Marshall White Pool

The Marshall White Pool sits drained and empty in this file photo from 2018.

OGDEN — It’s been a year-and-a-half since the Marshall White Center pool was closed after city officials discovered “catastrophic” cracks developing along its floor.

And while some residents grow weary of the lack of progress on a potential repair, city administrators say an important scenario must play out before spending money to fix it.

Several Marshall White Center users attended Tuesday’s Ogden City Council meeting, pleading for a resolution on the broken community pool.

Sometime before March 5, 2018, the pool developed five large cracks in its concrete surface. Shortly after the cracks were discovered, Ogden City crews analyzed the pool and deemed it unsafe for continued use. Engineers determined the pool was at risk of having a “catastrophic opening,” which could present life safety issues if the water wasn’t drained. The pool has been closed since shortly after the cracks were found.

“The swimming pool was cracked and damaged a year-and-a-half ago,” former pool user Julia Aldridge told the council Tuesday night. “We talked to the city council at that time and they were very enthusiastic and encouraged that the pool was going to be fixed and be a usable facility for Ogden residents. But since then, I don’t believe anything has been done.”

After the pool was drained, the city sought repair and replacement bids from contractors, but those bids came back higher than officials expected, with minimum repair estimates exceeding $500,000.

Ogden Chief Administrative Officer Mark Johnson said the city is exploring the possibility of bringing a totally new indoor recreation center to Ogden. He said a definitive conclusion on that idea must be reached before spending what could be as much as $2 million to fix the Marshall White pool.

“Marshall White is a very, very important building to us,” Johnson said. “We have been in the process of trying to decide whether we need a bigger, better rec center. Unfortunately it’s taken a whole lot more time than we anticipated.”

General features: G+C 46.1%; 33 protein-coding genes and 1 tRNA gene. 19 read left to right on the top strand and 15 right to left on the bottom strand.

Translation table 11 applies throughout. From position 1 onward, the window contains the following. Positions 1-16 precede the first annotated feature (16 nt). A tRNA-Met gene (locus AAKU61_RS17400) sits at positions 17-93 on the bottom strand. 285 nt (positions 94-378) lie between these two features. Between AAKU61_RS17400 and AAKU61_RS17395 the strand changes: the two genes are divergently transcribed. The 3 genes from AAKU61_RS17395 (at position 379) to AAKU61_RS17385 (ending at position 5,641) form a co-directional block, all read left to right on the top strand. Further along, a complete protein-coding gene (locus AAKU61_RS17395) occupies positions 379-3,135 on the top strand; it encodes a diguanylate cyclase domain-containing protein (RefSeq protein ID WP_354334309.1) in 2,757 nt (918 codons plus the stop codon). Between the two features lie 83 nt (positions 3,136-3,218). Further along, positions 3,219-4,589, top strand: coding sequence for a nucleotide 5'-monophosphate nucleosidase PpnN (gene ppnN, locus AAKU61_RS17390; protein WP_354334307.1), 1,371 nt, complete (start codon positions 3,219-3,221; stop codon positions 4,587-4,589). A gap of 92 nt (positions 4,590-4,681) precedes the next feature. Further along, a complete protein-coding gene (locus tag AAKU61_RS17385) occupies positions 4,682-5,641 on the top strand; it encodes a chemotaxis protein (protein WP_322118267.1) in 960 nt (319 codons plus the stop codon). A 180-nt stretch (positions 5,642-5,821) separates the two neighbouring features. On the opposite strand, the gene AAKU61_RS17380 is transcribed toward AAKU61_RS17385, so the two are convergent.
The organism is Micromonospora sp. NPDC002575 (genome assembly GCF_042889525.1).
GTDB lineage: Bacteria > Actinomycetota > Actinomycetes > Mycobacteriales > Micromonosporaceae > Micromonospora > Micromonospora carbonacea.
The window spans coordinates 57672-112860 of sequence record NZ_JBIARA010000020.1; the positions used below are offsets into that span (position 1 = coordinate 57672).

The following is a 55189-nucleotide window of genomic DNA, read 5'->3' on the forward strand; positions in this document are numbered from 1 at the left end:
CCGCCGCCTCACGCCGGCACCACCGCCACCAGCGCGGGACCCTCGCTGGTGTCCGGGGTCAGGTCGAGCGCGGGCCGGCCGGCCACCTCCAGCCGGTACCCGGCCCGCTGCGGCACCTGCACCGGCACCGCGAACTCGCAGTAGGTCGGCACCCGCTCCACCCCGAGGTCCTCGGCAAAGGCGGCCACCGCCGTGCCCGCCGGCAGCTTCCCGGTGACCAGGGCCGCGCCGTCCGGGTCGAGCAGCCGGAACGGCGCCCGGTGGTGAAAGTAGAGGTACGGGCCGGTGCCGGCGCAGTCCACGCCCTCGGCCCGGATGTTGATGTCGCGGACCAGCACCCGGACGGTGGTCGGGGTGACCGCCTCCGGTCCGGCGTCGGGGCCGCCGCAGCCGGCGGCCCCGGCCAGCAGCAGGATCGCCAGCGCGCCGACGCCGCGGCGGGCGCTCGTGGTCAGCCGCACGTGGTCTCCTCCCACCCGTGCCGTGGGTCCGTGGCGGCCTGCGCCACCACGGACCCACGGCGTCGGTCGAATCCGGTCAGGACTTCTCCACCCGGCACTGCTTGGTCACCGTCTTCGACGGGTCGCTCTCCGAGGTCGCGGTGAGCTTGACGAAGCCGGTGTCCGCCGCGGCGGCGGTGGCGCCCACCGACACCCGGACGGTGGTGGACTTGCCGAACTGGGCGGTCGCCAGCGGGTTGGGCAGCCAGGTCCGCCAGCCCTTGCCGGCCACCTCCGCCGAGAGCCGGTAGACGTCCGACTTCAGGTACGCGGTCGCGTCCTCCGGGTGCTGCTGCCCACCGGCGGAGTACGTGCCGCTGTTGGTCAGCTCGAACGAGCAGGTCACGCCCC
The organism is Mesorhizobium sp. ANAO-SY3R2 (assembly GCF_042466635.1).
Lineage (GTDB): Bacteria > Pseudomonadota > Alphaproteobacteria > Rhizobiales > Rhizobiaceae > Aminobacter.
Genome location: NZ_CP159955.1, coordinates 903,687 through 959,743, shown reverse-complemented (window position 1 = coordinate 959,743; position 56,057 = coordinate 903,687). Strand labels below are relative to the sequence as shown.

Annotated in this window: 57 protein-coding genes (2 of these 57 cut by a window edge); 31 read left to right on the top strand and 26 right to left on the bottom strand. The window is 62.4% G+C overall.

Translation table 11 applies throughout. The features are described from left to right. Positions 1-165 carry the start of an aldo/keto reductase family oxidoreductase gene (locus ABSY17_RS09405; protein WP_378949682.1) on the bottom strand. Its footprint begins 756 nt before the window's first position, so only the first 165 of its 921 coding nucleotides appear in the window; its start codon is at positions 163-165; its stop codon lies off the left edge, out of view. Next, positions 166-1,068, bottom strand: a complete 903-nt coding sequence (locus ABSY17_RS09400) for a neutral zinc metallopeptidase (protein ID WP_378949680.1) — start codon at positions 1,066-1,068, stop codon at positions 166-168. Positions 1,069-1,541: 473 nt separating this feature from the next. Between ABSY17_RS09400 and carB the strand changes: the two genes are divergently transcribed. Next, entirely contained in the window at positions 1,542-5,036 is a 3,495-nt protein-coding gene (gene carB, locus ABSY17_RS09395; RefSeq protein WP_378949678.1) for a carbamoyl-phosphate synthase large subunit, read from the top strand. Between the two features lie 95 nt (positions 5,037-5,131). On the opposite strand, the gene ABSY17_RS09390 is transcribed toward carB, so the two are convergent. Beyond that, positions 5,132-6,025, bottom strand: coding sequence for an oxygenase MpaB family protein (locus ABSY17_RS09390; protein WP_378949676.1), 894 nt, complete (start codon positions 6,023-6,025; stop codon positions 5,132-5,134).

The city has engaged in discussions with the Young Men’s Christian Association — more commonly known as the YMCA, or simply “The Y” — about opening a Northern Utah recreational facility in Ogden. Earlier this year, members of the city and council and administration took a trip to Denver, touring five different YMCA facilities. Prior to that tour, city officials also visited YMCA facilities in Boise, Idaho.

The organization operates programs out of several Weber and Davis county elementary, junior high and high schools and at Weber State University, but as of yet, has no independent, dedicated athletic facilities in the region.

“That is something we’re still working on and we’re dedicated to,” Johnson said. “I’m hoping we can make progress in the next six months so we can get to the point where will we know if it’s a go or a no go.”

Johnson said if a YMCA does come to Ogden, Marshall White could become satellite recreation center or a cultural center.

“There are a lot of things that could be done there that we’ve just been brainstorming,” Johnson said.

Council member Luis Lopez said Ogden’s underserved population needs a fully-functioning Marshall White Center, because “it’s a matter of physical and mental health.”

“Since before the swimming pool at the Marshall White broke down, I’ve been screaming at the top of my lungs that we need more indoor recreation for underserved communities,” Lopez said. “I think there are pet projects that happen ... and I think a lot of projects for the underserved members of our community get picked last.”

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